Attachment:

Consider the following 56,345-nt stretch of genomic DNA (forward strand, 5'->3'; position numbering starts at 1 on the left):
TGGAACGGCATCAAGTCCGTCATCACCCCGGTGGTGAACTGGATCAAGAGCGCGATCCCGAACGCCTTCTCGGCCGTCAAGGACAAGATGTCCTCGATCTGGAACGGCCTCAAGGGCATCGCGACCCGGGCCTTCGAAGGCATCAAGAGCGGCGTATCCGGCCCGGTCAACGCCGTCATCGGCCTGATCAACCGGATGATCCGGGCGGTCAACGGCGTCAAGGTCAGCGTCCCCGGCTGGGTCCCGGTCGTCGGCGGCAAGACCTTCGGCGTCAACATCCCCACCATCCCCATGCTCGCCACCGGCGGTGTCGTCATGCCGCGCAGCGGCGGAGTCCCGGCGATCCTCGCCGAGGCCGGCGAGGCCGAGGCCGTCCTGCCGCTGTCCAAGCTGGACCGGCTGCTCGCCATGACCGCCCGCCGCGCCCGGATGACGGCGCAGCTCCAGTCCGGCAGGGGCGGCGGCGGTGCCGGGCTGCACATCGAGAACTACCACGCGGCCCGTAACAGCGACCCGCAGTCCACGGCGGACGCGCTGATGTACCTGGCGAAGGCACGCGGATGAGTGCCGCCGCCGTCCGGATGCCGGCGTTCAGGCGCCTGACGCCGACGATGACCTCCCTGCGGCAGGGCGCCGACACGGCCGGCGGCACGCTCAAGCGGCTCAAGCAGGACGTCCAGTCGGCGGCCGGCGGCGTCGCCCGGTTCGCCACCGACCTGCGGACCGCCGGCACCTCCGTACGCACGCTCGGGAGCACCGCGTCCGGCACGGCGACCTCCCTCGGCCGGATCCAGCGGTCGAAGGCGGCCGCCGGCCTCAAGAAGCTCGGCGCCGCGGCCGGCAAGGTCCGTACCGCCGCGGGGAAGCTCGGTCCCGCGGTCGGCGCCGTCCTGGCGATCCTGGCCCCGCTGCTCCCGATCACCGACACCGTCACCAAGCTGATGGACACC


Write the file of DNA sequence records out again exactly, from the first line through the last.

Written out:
Consider the following 56,345-nt stretch of genomic DNA (forward strand, 5'->3'; position numbering starts at 1 on the left):
TGGAACGGCATCAAGTCCGTCATCACCCCGGTGGTGAACTGGATCAAGAGCGCGATCCCGAACGCCTTCTCGGCCGTCAAGGACAAGATGTCCTCGATCTGGAACGGCCTCAAGGGCATCGCGACCCGGGCCTTCGAAGGCATCAAGAGCGGCGTATCCGGCCCGGTCAACGCCGTCATCGGCCTGATCAACCGGATGATCCGGGCGGTCAACGGCGTCAAGGTCAGCGTCCCCGGCTGGGTCCCGGTCGTCGGCGGCAAGACCTTCGGCGTCAACATCCCCACCATCCCCATGCTCGCCACCGGCGGTGTCGTCATGCCGCGCAGCGGCGGAGTCCCGGCGATCCTCGCCGAGGCCGGCGAGGCCGAGGCCGTCCTGCCGCTGTCCAAGCTGGACCGGCTGCTCGCCATGACCGCCCGCCGCGCCCGGATGACGGCGCAGCTCCAGTCCGGCAGGGGCGGCGGCGGTGCCGGGCTGCACATCGAGAACTACCACGCGGCCCGTAACAGCGACCCGCAGTCCACGGCGGACGCGCTGATGTACCTGGCGAAGGCACGCGGATGAGTGCCGCCGCCGTCCGGATGCCGGCGTTCAGGCGCCTGACGCCGACGATGACCTCCCTGCGGCAGGGCGCCGACACGGCCGGCGGCACGCTCAAGCGGCTCAAGCAGGACGTCCAGTCGGCGGCCGGCGGCGTCGCCCGGTTCGCCACCGACCTGCGGACCGCCGGCACCTCCGTACGCACGCTCGGGAGCACCGCGTCCGGCACGGCGACCTCCCTCGGCCGGATCCAGCGGTCGAAGGCGGCCGCCGGCCTCAAGAAGCTCGGCGCCGCGGCCGGCAAGGTCCGTACCGCCGCGGGGAAGCTCGGTCCCGCGGTCGGCGCCGTCCTGGCGATCCTGGCCCCGCTGCTCCCGATCACCGACACCGTCACCAAGCTGATGGACACC